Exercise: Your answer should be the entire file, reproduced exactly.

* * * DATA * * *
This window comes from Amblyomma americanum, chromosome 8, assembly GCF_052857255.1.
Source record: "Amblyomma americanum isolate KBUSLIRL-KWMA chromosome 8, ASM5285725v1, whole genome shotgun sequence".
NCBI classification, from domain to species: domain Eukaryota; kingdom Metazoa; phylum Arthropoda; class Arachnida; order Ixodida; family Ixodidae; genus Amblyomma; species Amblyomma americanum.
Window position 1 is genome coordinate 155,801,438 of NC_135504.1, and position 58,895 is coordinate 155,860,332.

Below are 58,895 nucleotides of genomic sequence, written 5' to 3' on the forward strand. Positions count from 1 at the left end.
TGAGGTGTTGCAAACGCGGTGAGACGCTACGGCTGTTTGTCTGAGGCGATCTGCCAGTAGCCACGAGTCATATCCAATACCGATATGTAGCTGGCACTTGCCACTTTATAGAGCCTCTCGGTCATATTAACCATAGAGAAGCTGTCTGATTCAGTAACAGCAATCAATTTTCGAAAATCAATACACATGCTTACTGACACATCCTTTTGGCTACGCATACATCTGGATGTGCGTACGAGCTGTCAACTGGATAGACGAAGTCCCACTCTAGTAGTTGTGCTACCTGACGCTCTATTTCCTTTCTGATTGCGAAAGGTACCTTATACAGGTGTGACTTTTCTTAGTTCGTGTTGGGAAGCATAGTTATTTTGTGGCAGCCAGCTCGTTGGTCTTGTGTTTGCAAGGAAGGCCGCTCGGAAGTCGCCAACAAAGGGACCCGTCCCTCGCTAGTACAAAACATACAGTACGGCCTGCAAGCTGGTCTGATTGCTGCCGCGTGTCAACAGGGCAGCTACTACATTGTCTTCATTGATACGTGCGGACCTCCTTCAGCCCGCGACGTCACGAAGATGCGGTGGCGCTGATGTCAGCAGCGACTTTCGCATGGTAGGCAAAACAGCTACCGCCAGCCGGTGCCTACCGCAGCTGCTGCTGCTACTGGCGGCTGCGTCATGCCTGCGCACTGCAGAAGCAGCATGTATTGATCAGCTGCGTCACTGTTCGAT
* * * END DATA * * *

This window comes from Amblyomma americanum, chromosome 8, assembly GCF_052857255.1.
Source record: "Amblyomma americanum isolate KBUSLIRL-KWMA chromosome 8, ASM5285725v1, whole genome shotgun sequence".
NCBI classification, from domain to species: domain Eukaryota; kingdom Metazoa; phylum Arthropoda; class Arachnida; order Ixodida; family Ixodidae; genus Amblyomma; species Amblyomma americanum.
Window position 1 is genome coordinate 155,801,438 of NC_135504.1, and position 58,895 is coordinate 155,860,332.

Below are 58,895 nucleotides of genomic sequence, written 5' to 3' on the forward strand. Positions count from 1 at the left end.
TGAGGTGTTGCAAACGCGGTGAGACGCTACGGCTGTTTGTCTGAGGCGATCTGCCAGTAGCCACGAGTCATATCCAATACCGATATGTAGCTGGCACTTGCCACTTTATAGAGCCTCTCGGTCATATTAACCATAGAGAAGCTGTCTGATTCAGTAACAGCAATCAATTTTCGAAAATCAATACACATGCTTACTGACACATCCTTTTGGCTACGCATACATCTGGATGTGCGTACGAGCTGTCAACTGGATAGACGAAGTCCCACTCTAGTAGTTGTGCTACCTGACGCTCTATTTCCTTTCTGATTGCGAAAGGTACCTTATACAGGTGTGACTTTTCTTAGTTCGTGTTGGGAAGCATAGTTATTTTGTGGCAGCCAGCTCGTTGGTCTTGTGTTTGCAAGGAAGGCCGCTCGGAAGTCGCCAACAAAGGGACCCGTCCCTCGCTAGTACAAAACATACAGTACGGCCTGCAAGCTGGTCTGATTGCTGCCGCGTGTCAACAGGGCAGCTACTACATTGTCTTCATTGATACGTGCGGACCTCCTTCAGCCCGCGACGTCACGAAGATGCGGTGGCGCTGATGTCAGCAGCGACTTTCGCATGGTAGGCAAAACAGCTACCGCCAGCCGGTGCCTACCGCAGCTGCTGCTGCTACTGGCGGCTGCGTCATGCCTGCGCACTGCAGAAGCAGCATGTATTGATCAGCTGCGTCACTGTTCGAT